What are the sinuses?
Sinuses are air-filled cavities (spaces) located in your forehead, cheekbones, and behind the bridge of your nose (see illustration). The sinuses produce a thin mucus that drains out of the channels of the nose.
When a sinus becomes inflamed, usually as the result of an allergic reaction, an infection, or a tumor, the inflammation prevents the mucus from draining. This causes a pain similar to that of a headache.
What are the symptoms of sinus headaches?
Sinus headaches can cause a deep and constant pain in the cheekbones, forehead, or bridge of the nose. The pain usually gets worse with sudden head movement or straining, and with other sinus symptoms such as nasal discharge, feeling of fullness in the ears, fever, and facial swelling.
Your doctor needs to determine whether the symptoms of headache are actually a sinus problem. If your headache is truly caused by a sinus blockage, such as an infection, you will likely have a fever. Your doctor may order a CT scan or magnetic resonance imaging (MRI), along with a physical exam, to see if there is a blockage in your sinuses.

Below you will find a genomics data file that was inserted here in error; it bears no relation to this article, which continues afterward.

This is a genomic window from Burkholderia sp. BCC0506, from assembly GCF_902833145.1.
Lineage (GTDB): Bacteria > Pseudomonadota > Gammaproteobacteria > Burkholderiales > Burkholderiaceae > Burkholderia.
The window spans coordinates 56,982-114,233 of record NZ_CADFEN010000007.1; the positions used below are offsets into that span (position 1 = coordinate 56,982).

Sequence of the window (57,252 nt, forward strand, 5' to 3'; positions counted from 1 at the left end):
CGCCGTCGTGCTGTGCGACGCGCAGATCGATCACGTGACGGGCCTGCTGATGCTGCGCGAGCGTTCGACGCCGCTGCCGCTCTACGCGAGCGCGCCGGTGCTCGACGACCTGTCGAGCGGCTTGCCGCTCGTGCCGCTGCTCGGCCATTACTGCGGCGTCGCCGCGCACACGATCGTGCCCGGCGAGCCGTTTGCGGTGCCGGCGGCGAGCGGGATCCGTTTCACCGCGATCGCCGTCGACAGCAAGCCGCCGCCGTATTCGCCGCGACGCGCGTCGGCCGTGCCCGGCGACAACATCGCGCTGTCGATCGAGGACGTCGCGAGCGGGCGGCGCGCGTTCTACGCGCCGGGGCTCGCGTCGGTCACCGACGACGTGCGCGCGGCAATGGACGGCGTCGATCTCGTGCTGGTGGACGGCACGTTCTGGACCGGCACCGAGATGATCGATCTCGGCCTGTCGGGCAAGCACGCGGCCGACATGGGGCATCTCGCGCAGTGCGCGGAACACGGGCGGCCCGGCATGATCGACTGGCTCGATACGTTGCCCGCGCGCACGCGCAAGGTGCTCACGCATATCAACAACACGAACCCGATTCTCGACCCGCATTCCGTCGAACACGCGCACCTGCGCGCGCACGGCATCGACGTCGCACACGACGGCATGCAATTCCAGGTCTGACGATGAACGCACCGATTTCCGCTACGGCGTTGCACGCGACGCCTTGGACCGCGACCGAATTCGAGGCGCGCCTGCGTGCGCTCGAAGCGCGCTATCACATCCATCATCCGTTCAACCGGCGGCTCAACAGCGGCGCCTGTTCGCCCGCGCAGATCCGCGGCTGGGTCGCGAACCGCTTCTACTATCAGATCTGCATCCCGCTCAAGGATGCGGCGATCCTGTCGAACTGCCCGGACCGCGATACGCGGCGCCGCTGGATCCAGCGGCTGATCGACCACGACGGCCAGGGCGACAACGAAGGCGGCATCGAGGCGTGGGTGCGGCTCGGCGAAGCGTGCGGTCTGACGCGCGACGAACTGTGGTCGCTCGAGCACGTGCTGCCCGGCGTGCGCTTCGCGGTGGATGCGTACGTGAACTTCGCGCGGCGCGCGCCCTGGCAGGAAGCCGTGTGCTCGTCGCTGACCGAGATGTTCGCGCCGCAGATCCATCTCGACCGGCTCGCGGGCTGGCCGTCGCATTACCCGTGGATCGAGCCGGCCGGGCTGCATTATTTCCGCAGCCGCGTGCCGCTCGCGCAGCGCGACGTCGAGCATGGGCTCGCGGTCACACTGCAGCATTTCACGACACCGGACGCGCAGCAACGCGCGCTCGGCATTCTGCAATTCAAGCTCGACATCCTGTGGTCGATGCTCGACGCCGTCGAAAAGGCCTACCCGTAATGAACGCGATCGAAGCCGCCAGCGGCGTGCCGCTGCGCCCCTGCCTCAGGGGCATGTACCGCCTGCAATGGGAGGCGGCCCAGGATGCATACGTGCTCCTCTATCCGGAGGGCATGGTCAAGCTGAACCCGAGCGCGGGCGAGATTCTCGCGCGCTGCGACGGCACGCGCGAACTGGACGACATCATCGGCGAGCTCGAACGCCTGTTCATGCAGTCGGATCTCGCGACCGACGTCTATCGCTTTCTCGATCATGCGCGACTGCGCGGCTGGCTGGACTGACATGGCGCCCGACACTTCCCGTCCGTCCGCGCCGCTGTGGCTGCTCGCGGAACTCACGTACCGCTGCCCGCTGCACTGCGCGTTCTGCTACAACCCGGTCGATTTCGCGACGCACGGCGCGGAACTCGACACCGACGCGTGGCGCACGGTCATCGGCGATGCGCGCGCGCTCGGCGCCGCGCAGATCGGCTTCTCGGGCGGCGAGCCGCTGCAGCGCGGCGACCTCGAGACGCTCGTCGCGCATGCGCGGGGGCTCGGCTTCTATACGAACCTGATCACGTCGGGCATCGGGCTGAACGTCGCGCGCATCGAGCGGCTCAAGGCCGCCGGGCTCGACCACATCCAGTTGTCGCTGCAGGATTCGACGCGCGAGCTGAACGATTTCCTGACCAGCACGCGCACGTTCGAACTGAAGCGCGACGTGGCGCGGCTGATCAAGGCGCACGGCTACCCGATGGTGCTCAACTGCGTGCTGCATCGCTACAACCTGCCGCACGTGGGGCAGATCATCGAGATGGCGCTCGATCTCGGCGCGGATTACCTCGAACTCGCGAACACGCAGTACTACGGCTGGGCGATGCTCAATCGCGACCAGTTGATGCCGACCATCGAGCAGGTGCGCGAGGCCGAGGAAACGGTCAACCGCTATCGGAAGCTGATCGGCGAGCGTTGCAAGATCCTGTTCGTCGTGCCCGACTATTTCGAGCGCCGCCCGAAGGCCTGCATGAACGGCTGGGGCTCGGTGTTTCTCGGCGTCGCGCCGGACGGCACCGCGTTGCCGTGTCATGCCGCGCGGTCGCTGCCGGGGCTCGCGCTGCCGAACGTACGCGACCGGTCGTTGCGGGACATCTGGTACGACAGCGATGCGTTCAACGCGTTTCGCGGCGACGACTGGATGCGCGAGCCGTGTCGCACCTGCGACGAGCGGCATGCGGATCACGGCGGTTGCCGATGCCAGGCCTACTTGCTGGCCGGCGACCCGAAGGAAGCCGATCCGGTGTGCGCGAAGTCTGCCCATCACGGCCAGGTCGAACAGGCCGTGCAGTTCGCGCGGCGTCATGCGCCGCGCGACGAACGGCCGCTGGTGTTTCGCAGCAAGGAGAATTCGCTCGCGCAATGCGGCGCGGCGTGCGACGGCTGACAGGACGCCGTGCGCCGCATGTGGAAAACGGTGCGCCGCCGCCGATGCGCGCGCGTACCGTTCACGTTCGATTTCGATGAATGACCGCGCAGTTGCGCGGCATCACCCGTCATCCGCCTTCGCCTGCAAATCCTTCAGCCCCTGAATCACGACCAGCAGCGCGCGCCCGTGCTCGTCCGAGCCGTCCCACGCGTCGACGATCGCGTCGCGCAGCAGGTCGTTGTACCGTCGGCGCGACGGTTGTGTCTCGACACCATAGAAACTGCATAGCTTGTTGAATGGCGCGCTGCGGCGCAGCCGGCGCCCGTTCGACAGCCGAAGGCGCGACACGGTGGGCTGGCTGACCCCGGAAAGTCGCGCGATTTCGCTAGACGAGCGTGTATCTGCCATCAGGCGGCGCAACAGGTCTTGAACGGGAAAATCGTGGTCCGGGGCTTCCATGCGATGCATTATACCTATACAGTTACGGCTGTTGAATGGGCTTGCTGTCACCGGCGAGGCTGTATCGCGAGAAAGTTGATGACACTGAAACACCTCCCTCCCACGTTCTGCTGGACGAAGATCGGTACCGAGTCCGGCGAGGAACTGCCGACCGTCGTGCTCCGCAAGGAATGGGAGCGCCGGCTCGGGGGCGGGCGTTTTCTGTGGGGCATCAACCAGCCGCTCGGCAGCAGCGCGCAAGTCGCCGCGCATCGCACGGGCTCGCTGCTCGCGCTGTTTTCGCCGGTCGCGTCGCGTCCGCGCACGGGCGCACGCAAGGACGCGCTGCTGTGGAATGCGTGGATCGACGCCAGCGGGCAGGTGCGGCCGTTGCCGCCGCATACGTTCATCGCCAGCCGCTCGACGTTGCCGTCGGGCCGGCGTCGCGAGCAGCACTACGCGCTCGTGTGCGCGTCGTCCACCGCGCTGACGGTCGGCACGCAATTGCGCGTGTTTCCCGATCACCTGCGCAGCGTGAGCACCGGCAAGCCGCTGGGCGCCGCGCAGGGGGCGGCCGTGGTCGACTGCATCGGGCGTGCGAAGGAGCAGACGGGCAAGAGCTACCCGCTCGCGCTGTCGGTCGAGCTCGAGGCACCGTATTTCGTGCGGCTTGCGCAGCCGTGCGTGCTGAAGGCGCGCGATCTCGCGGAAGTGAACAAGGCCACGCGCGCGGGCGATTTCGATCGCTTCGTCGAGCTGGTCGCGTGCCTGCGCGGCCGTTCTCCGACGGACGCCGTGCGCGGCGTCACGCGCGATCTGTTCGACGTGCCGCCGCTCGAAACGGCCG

Do allergies cause headaches?
It is a misconception that allergies cause headaches. However, allergies can cause sinus congestion, which can lead to headache pain. If you have allergies, the treatment for your allergy will not relieve your headache pain. The two conditions generally must be treated separately.
Do migraine headaches cause sinus pain?
Migraine headaches are associated with nasal congestion and discharge as one of the symptoms — the headache is not necessarily caused by the congestion, but is associated with it. Studies show that more than 95% of headaches that patients or doctors label as “sinus headaches” are actually migraines with associated nasal congestion. The use of decongestants or antibiotics is not needed and may actually make the condition worse.